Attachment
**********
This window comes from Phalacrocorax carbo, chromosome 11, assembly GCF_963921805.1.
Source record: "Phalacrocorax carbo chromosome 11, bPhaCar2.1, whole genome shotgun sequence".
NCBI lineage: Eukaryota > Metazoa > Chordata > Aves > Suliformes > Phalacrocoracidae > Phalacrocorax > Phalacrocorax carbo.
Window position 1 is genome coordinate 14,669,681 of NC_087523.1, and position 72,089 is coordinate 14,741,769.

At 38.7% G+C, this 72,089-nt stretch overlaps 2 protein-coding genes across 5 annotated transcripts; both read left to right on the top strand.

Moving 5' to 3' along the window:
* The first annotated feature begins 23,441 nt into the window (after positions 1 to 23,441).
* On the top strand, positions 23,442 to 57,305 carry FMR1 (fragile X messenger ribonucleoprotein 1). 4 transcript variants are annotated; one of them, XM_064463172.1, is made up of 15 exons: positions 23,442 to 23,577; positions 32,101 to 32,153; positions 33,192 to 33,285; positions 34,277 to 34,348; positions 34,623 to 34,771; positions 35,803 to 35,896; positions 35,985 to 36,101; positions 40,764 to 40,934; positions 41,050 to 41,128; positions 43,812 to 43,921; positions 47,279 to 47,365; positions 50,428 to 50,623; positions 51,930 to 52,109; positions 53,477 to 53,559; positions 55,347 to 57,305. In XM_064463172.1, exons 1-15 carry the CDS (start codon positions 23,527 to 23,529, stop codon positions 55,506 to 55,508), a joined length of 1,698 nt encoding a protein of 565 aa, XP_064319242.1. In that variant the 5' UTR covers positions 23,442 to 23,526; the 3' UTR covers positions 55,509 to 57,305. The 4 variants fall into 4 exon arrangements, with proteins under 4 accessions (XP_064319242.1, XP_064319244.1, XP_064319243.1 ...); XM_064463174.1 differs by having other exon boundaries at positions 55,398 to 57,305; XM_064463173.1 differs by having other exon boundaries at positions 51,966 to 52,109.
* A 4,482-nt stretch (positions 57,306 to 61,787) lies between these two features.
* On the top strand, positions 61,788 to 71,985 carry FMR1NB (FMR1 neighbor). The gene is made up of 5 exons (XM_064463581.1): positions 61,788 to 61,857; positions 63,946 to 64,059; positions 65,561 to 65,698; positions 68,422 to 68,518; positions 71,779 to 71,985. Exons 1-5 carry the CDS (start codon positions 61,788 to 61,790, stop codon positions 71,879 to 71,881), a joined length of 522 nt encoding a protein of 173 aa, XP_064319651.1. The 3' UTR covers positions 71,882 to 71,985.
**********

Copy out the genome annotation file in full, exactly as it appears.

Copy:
This window comes from Phalacrocorax carbo, chromosome 11, assembly GCF_963921805.1.
Source record: "Phalacrocorax carbo chromosome 11, bPhaCar2.1, whole genome shotgun sequence".
NCBI lineage: Eukaryota > Metazoa > Chordata > Aves > Suliformes > Phalacrocoracidae > Phalacrocorax > Phalacrocorax carbo.
Window position 1 is genome coordinate 14,669,681 of NC_087523.1, and position 72,089 is coordinate 14,741,769.

At 38.7% G+C, this 72,089-nt stretch overlaps 2 protein-coding genes across 5 annotated transcripts; both read left to right on the top strand.

Moving 5' to 3' along the window:
* The first annotated feature begins 23,441 nt into the window (after positions 1 to 23,441).
* On the top strand, positions 23,442 to 57,305 carry FMR1 (fragile X messenger ribonucleoprotein 1). 4 transcript variants are annotated; one of them, XM_064463172.1, is made up of 15 exons: positions 23,442 to 23,577; positions 32,101 to 32,153; positions 33,192 to 33,285; positions 34,277 to 34,348; positions 34,623 to 34,771; positions 35,803 to 35,896; positions 35,985 to 36,101; positions 40,764 to 40,934; positions 41,050 to 41,128; positions 43,812 to 43,921; positions 47,279 to 47,365; positions 50,428 to 50,623; positions 51,930 to 52,109; positions 53,477 to 53,559; positions 55,347 to 57,305. In XM_064463172.1, exons 1-15 carry the CDS (start codon positions 23,527 to 23,529, stop codon positions 55,506 to 55,508), a joined length of 1,698 nt encoding a protein of 565 aa, XP_064319242.1. In that variant the 5' UTR covers positions 23,442 to 23,526; the 3' UTR covers positions 55,509 to 57,305. The 4 variants fall into 4 exon arrangements, with proteins under 4 accessions (XP_064319242.1, XP_064319244.1, XP_064319243.1 ...); XM_064463174.1 differs by having other exon boundaries at positions 55,398 to 57,305; XM_064463173.1 differs by having other exon boundaries at positions 51,966 to 52,109.
* A 4,482-nt stretch (positions 57,306 to 61,787) lies between these two features.
* On the top strand, positions 61,788 to 71,985 carry FMR1NB (FMR1 neighbor). The gene is made up of 5 exons (XM_064463581.1): positions 61,788 to 61,857; positions 63,946 to 64,059; positions 65,561 to 65,698; positions 68,422 to 68,518; positions 71,779 to 71,985. Exons 1-5 carry the CDS (start codon positions 61,788 to 61,790, stop codon positions 71,879 to 71,881), a joined length of 522 nt encoding a protein of 173 aa, XP_064319651.1. The 3' UTR covers positions 71,882 to 71,985.